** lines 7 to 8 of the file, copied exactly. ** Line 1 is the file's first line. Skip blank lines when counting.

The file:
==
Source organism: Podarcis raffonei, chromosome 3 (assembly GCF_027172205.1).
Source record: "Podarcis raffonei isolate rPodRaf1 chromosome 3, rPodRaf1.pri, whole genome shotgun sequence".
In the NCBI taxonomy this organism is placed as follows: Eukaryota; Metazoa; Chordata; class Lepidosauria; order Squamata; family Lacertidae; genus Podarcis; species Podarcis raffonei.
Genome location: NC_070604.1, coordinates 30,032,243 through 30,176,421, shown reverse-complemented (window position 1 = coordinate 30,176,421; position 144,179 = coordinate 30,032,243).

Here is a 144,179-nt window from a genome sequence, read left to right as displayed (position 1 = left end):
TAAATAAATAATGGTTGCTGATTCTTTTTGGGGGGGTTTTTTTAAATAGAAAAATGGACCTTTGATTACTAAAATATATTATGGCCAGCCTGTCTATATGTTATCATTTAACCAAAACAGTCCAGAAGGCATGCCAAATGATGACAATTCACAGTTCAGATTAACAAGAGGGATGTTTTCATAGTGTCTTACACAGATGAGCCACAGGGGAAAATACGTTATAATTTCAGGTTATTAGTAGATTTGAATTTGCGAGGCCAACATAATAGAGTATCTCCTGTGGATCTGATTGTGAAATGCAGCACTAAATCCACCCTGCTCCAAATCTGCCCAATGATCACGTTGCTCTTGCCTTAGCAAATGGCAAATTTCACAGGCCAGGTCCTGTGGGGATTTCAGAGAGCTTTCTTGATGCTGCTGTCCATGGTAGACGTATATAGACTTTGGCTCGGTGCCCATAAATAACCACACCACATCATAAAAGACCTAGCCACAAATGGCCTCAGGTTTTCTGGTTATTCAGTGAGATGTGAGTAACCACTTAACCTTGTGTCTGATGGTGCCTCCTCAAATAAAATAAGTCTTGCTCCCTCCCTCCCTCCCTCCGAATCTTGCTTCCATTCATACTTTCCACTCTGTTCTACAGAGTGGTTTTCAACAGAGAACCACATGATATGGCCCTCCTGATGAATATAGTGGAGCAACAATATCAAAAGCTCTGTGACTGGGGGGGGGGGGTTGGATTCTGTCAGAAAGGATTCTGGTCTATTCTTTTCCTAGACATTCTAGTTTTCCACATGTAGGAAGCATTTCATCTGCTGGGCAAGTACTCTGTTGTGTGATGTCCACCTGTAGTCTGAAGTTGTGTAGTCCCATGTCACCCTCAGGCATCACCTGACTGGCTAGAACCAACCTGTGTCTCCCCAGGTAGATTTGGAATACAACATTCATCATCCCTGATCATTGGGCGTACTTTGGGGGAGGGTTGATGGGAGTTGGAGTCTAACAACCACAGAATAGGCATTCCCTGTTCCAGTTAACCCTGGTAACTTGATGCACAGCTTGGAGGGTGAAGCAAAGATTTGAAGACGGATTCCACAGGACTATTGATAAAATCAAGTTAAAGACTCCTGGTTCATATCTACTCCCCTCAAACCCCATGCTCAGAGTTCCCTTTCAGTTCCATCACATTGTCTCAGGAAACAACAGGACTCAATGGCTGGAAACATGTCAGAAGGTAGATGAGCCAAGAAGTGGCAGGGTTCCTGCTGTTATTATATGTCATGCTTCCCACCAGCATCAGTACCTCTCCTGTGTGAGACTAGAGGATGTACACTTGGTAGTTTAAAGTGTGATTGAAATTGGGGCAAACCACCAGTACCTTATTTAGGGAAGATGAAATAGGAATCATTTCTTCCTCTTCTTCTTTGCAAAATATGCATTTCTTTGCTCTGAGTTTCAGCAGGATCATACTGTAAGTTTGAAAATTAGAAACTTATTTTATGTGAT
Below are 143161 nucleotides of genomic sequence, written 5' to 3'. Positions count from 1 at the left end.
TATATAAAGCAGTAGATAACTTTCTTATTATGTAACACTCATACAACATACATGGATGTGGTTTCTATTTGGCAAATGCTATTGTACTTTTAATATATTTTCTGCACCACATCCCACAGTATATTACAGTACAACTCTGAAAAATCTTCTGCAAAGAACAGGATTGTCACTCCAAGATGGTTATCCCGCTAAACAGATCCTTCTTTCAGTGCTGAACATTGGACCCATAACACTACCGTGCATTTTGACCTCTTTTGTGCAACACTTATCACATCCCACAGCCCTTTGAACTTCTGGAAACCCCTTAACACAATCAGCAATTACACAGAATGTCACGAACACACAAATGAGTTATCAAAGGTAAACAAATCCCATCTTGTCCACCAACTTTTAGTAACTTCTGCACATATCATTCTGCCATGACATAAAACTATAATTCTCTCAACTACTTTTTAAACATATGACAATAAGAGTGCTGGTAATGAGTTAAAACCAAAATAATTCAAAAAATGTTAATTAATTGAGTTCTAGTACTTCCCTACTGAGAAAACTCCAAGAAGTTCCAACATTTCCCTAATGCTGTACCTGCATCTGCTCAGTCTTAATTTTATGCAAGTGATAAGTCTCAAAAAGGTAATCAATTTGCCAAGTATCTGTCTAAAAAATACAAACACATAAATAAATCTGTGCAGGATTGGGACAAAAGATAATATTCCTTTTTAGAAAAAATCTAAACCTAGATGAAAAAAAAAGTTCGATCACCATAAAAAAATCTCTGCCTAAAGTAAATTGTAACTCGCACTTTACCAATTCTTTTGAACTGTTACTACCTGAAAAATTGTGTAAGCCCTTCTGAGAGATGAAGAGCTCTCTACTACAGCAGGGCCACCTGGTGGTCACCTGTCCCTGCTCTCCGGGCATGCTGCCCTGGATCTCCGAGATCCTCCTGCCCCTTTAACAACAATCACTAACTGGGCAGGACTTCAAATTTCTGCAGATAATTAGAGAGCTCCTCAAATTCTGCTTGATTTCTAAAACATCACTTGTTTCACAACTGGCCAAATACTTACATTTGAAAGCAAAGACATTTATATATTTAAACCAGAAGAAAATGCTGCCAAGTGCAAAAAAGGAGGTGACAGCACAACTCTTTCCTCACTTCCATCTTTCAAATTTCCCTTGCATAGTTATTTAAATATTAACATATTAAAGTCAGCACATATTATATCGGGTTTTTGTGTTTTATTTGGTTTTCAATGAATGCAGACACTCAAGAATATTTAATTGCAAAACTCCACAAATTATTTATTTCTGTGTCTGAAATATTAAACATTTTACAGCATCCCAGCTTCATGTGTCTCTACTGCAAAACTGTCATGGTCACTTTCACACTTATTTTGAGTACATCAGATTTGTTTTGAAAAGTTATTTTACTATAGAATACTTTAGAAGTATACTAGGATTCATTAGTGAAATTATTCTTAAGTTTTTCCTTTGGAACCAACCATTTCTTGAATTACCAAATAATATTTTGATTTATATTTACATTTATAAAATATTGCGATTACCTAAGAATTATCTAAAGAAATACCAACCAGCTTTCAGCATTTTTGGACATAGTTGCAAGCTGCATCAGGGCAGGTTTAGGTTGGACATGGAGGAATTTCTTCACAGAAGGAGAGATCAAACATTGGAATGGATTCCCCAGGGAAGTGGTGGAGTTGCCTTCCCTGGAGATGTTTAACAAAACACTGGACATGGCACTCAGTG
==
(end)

Below are 143161 nucleotides of genomic sequence, written 5' to 3'. Positions count from 1 at the left end.
TATATAAAGCAGTAGATAACTTTCTTATTATGTAACACTCATACAACATACATGGATGTGGTTTCTATTTGGCAAATGCTATTGTACTTTTAATATATTTTCTGCACCACATCCCACAGTATATTACAGTACAACTCTGAAAAATCTTCTGCAAAGAACAGGATTGTCACTCCAAGATGGTTATCCCGCTAAACAGATCCTTCTTTCAGTGCTGAACATTGGACCCATAACACTACCGTGCATTTTGACCTCTTTTGTGCAACACTTATCACATCCCACAGCCCTTTGAACTTCTGGAAACCCCTTAACACAATCAGCAATTACACAGAATGTCACGAACACACAAATGAGTTATCAAAGGTAAACAAATCCCATCTTGTCCACCAACTTTTAGTAACTTCTGCACATATCATTCTGCCATGACATAAAACTATAATTCTCTCAACTACTTTTTAAACATATGACAATAAGAGTGCTGGTAATGAGTTAAAACCAAAATAATTCAAAAAATGTTAATTAATTGAGTTCTAGTACTTCCCTACTGAGAAAACTCCAAGAAGTTCCAACATTTCCCTAATGCTGTACCTGCATCTGCTCAGTCTTAATTTTATGCAAGTGATAAGTCTCAAAAAGGTAATCAATTTGCCAAGTATCTGTCTAAAAAATACAAACACATAAATAAATCTGTGCAGGATTGGGACAAAAGATAATATTCCTTTTTAGAAAAAATCTAAACCTAGATGAAAAAAAAAGTTCGATCACCATAAAAAAATCTCTGCCTAAAGTAAATTGTAACTCGCACTTTACCAATTCTTTTGAACTGTTACTACCTGAAAAATTGTGTAAGCCCTTCTGAGAGATGAAGAGCTCTCTACTACAGCAGGGCCACCTGGTGGTCACCTGTCCCTGCTCTCCGGGCATGCTGCCCTGGATCTCCGAGATCCTCCTGCCCCTTTAACAACAATCACTAACTGGGCAGGACTTCAAATTTCTGCAGATAATTAGAGAGCTCCTCAAATTCTGCTTGATTTCTAAAACATCACTTGTTTCACAACTGGCCAAATACTTACATTTGAAAGCAAAGACATTTATATATTTAAACCAGAAGAAAATGCTGCCAAGTGCAAAAAAGGAGGTGACAGCACAACTCTTTCCTCACTTCCATCTTTCAAATTTCCCTTGCATAGTTATTTAAATATTAACATATTAAAGTCAGCACATATTATATCGGGTTTTTGTGTTTTATTTGGTTTTCAATGAATGCAGACACTCAAGAATATTTAATTGCAAAACTCCACAAATTATTTATTTCTGTGTCTGAAATATTAAACATTTTACAGCATCCCAGCTTCATGTGTCTCTACTGCAAAACTGTCATGGTCACTTTCACACTTATTTTGAGTACATCAGATTTGTTTTGAAAAGTTATTTTACTATAGAATACTTTAGAAGTATACTAGGATTCATTAGTGAAATTATTCTTAAGTTTTTCCTTTGGAACCAACCATTTCTTGAATTACCAAATAATATTTTGATTTATATTTACATTTATAAAATATTGCGATTACCTAAGAATTATCTAAAGAAATACCAACCAGCTTTCAGCATTTTTGGACATAGTTGCAAGCTGCATCAGGGCAGGTTTAGGTTGGACATGGAGGAATTTCTTCACAGAAGGAGAGATCAAACATTGGAATGGATTCCCCAGGGAAGTGGTGGAGTTGCCTTCCCTGGAGATGTTTAACAAAACACTGGACATGGCACTCAGTG